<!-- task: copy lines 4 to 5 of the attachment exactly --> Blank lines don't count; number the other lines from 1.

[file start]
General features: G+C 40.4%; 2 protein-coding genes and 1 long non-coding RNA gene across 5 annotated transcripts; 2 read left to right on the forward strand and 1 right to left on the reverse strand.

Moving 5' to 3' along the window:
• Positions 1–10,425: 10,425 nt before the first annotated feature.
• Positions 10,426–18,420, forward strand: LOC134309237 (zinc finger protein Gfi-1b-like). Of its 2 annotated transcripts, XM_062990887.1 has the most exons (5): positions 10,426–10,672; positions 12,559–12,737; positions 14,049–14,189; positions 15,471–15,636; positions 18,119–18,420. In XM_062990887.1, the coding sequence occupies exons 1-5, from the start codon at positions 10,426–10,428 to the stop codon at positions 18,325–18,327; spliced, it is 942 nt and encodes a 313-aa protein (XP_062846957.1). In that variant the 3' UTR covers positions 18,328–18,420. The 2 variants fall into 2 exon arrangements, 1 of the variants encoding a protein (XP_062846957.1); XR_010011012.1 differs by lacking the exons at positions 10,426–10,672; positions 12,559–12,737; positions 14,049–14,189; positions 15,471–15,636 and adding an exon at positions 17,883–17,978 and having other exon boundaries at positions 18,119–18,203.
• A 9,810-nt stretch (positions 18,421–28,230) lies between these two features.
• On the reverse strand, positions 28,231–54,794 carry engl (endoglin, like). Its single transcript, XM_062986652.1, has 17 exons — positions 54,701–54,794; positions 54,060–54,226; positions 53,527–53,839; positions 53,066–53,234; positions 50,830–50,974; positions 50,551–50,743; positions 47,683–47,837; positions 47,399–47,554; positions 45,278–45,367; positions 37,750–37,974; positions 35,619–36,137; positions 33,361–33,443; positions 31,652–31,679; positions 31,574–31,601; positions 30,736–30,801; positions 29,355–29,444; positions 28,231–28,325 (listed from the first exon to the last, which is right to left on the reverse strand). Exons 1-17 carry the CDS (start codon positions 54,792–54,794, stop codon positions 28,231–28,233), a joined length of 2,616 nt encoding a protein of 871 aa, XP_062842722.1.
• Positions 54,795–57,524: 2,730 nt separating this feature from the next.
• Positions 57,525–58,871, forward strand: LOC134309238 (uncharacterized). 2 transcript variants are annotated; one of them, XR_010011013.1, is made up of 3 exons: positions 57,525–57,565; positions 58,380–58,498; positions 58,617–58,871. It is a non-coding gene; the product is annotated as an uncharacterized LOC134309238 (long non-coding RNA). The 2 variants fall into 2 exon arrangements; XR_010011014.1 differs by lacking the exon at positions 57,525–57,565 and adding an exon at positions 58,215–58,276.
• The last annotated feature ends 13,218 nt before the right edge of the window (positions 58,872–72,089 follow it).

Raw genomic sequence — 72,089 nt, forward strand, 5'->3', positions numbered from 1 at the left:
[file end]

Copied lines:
• Positions 10,426–18,420, forward strand: LOC134309237 (zinc finger protein Gfi-1b-like). Of its 2 annotated transcripts, XM_062990887.1 has the most exons (5): positions 10,426–10,672; positions 12,559–12,737; positions 14,049–14,189; positions 15,471–15,636; positions 18,119–18,420. In XM_062990887.1, the coding sequence occupies exons 1-5, from the start codon at positions 10,426–10,428 to the stop codon at positions 18,325–18,327; spliced, it is 942 nt and encodes a 313-aa protein (XP_062846957.1). In that variant the 3' UTR covers positions 18,328–18,420. The 2 variants fall into 2 exon arrangements, 1 of the variants encoding a protein (XP_062846957.1); XR_010011012.1 differs by lacking the exons at positions 10,426–10,672; positions 12,559–12,737; positions 14,049–14,189; positions 15,471–15,636 and adding an exon at positions 17,883–17,978 and having other exon boundaries at positions 18,119–18,203.
• A 9,810-nt stretch (positions 18,421–28,230) lies between these two features.